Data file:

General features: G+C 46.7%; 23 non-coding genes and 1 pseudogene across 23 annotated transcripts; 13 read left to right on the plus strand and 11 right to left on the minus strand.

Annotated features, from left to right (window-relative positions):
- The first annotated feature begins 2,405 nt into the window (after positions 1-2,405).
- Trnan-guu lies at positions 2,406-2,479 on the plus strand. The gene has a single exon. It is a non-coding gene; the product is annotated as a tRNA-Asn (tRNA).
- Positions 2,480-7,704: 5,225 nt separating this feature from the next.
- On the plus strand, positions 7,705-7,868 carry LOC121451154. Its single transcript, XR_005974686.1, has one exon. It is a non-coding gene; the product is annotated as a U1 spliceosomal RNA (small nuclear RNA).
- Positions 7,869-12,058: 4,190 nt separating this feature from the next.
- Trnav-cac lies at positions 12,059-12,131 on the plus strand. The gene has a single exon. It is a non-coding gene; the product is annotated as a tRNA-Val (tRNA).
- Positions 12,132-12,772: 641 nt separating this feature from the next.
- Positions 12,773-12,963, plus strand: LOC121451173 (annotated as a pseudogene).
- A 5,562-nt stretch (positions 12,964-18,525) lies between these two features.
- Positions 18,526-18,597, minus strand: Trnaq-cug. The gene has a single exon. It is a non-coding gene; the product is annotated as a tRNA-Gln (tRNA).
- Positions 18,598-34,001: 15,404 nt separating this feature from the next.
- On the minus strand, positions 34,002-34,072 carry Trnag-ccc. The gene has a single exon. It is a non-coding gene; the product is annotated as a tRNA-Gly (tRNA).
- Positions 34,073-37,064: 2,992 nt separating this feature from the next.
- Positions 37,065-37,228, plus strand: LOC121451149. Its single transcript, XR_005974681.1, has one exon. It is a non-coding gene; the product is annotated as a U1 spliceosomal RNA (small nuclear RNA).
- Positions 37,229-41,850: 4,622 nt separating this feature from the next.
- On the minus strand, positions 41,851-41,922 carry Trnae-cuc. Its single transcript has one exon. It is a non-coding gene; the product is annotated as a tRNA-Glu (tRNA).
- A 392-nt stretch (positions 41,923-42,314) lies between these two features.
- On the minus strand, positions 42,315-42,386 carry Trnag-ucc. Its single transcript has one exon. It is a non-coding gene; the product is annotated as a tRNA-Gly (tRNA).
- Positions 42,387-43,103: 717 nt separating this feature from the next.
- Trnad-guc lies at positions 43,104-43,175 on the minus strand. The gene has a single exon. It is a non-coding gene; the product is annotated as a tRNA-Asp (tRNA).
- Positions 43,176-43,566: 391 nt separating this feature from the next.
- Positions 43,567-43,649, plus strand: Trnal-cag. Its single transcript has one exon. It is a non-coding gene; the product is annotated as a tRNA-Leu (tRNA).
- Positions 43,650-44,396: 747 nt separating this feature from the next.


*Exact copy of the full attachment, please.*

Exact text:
General features: G+C 46.7%; 23 non-coding genes and 1 pseudogene across 23 annotated transcripts; 13 read left to right on the plus strand and 11 right to left on the minus strand.

Annotated features, from left to right (window-relative positions):
- The first annotated feature begins 2,405 nt into the window (after positions 1-2,405).
- Trnan-guu lies at positions 2,406-2,479 on the plus strand. The gene has a single exon. It is a non-coding gene; the product is annotated as a tRNA-Asn (tRNA).
- Positions 2,480-7,704: 5,225 nt separating this feature from the next.
- On the plus strand, positions 7,705-7,868 carry LOC121451154. Its single transcript, XR_005974686.1, has one exon. It is a non-coding gene; the product is annotated as a U1 spliceosomal RNA (small nuclear RNA).
- Positions 7,869-12,058: 4,190 nt separating this feature from the next.
- Trnav-cac lies at positions 12,059-12,131 on the plus strand. The gene has a single exon. It is a non-coding gene; the product is annotated as a tRNA-Val (tRNA).
- Positions 12,132-12,772: 641 nt separating this feature from the next.
- Positions 12,773-12,963, plus strand: LOC121451173 (annotated as a pseudogene).
- A 5,562-nt stretch (positions 12,964-18,525) lies between these two features.
- Positions 18,526-18,597, minus strand: Trnaq-cug. The gene has a single exon. It is a non-coding gene; the product is annotated as a tRNA-Gln (tRNA).
- Positions 18,598-34,001: 15,404 nt separating this feature from the next.
- On the minus strand, positions 34,002-34,072 carry Trnag-ccc. The gene has a single exon. It is a non-coding gene; the product is annotated as a tRNA-Gly (tRNA).
- Positions 34,073-37,064: 2,992 nt separating this feature from the next.
- Positions 37,065-37,228, plus strand: LOC121451149. Its single transcript, XR_005974681.1, has one exon. It is a non-coding gene; the product is annotated as a U1 spliceosomal RNA (small nuclear RNA).
- Positions 37,229-41,850: 4,622 nt separating this feature from the next.
- On the minus strand, positions 41,851-41,922 carry Trnae-cuc. Its single transcript has one exon. It is a non-coding gene; the product is annotated as a tRNA-Glu (tRNA).
- A 392-nt stretch (positions 41,923-42,314) lies between these two features.
- On the minus strand, positions 42,315-42,386 carry Trnag-ucc. Its single transcript has one exon. It is a non-coding gene; the product is annotated as a tRNA-Gly (tRNA).
- Positions 42,387-43,103: 717 nt separating this feature from the next.
- Trnad-guc lies at positions 43,104-43,175 on the minus strand. The gene has a single exon. It is a non-coding gene; the product is annotated as a tRNA-Asp (tRNA).
- Positions 43,176-43,566: 391 nt separating this feature from the next.
- Positions 43,567-43,649, plus strand: Trnal-cag. Its single transcript has one exon. It is a non-coding gene; the product is annotated as a tRNA-Leu (tRNA).
- Positions 43,650-44,396: 747 nt separating this feature from the next.